amount of chicken like this however, having a larger crock-pot did
make the process quicker.
It looks icky when it first starts to cook. Keep the
lid on and don't worry: it'll be fine and taste great too.
The observant will notice the
broth above is chicken-y. This is one of the later batches. I do not
add water except to the first chicken leg quarters I'm cooking. The
crock-pot creates liquid. To the first batch of chicken, I add one
cup or two of water to the crock pot. Turn the crock-pot on high if
you're in a hurry or low if you'd prefer to let things cook
Note: Save the liquid for later batches. I reuse it. You also can
pour it off into a Tupperware container. Stick the broth in the
refrigerator. When it cools there will be a layer about 1/4" thick
of fat. Remove that and you've got yummy fat-free broth for future batches.
Next, pluck the chicken. With
the first two Batches-from-Hades I plucked the skin and bones
off for each set as needed for canning. The chicken was hot and
my fingers were scorched a bit.
Everything seemed to take
longer than it should and I was frustrated. Plus, at first I had
not removed the skins.
Finally, I got smarter. When the chicken is falling off the bones in
the crock pot, I remove a few pieces at a time. After letting it
cool a bit, pulling out the bones is easy. The gristle and bones are
set aside for the fish and crabs.
In areas without good tidal flow aka current, it is best to bring
food scraps to shore for disposal. Here on the Gulf coast, I tap
three times on the hull and over the side it goes. See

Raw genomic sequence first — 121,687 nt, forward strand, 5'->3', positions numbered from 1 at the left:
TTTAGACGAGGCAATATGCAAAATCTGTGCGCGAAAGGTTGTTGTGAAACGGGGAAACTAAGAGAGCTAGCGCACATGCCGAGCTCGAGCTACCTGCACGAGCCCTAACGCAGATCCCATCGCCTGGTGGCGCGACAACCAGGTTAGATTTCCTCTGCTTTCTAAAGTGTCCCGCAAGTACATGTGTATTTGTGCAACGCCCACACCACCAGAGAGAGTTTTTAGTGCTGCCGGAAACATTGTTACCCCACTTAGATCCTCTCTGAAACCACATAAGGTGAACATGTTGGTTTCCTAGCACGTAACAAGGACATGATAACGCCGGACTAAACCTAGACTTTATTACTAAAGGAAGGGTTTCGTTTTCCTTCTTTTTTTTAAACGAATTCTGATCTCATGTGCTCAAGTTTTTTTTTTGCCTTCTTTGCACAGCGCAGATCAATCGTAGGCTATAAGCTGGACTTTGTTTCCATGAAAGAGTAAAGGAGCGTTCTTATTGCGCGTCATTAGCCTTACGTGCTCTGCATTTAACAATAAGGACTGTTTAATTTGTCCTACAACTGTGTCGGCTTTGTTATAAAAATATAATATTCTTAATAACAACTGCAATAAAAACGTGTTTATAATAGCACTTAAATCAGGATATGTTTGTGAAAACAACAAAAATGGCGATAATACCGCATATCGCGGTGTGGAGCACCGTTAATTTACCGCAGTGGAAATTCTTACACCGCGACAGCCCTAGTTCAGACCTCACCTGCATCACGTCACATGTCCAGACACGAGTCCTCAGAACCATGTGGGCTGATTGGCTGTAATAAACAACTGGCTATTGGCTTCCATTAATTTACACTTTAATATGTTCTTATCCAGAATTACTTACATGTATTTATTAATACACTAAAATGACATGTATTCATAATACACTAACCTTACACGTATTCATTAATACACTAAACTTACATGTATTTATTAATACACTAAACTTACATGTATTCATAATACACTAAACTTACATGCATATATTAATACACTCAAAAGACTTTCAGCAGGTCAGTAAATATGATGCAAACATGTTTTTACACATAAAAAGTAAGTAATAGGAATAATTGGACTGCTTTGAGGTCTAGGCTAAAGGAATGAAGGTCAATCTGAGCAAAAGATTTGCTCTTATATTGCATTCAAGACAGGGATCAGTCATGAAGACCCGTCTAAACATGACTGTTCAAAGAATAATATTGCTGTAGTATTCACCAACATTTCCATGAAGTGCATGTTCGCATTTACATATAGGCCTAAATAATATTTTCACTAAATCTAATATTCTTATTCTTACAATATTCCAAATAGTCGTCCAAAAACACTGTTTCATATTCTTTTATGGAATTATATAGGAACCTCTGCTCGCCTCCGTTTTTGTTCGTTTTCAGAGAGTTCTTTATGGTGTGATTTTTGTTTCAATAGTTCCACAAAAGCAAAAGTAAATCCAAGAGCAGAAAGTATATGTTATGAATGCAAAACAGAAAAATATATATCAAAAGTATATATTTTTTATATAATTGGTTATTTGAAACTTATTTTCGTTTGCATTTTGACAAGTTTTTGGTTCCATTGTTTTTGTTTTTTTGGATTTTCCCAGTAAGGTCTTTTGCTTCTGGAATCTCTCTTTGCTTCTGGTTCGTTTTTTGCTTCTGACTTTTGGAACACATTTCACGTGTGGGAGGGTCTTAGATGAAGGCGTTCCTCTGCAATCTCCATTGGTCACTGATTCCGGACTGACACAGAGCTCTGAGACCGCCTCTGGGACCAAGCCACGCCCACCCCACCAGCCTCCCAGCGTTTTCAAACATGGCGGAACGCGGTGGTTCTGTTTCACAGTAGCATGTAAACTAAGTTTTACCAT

Fish Training 101
for my chumming method.
currently in St. Pete, on Florida's Gulf coast.
Ten pounds of chicken leg quarters becomes four pounds of chicken
To can the
chicken, you'll next put the plucked chicken into a pan with some of
the broth you cooked it in. Get it hot and keep it hot until you
process in your pressure cooker.
pressure has come up, time for the 1/2 cup jelly jars is 1 hour. I
do the half pint jars the same amount of time. Mostly that's because
I'm doing batches with both in the pressure cooker.
For me canning is a relaxing way to spend the day or three. I like
knowing that the food I eat is good for me. The quality of home
canned is better than what I could buy. Plus, the quantity suits my
isn't so if the amount of product spoils before I can consume it.
price isn't so critical for me. Often I'll buy smaller quantities at
a greater cost per ounce because I know I'll use it all. Too, more
and larger are not such a good idea when storage space is limited.
chicken is 49 cents a pound, its hard to pass up a deal like that.
I'm only limited by the number of jars I own, and the desire to have
a variety. Fortunately for the budget I like chicken.
Next I'll do some bratwurst.
It is three pounds
for $10 at Walmart. A few jars of sausage chips (1/4" thick wafers)
will be a nice addition to my larder.
Update: After buying
three pounds of bratwurst at Walmart with high hopes of a
bargain sausage for the larder, I tasted 'em. They are not my
thing. In the meantime, I'll add them to eggs for my omelets.
To can them for later would be a waste of time.
I've discovered that if I
don't like something now, I'm not going to care for it any
more in six months time. I'll eat the bratwurst now. To go
through the process of canning something I'm not fond of
simply won't happen.
yourself, I'd advise the same: If you don't care
for it now, you won't like it any better while out here!
Are you a canner?
Was canning foods a part of your younger life?
Locker Latch Alignment ~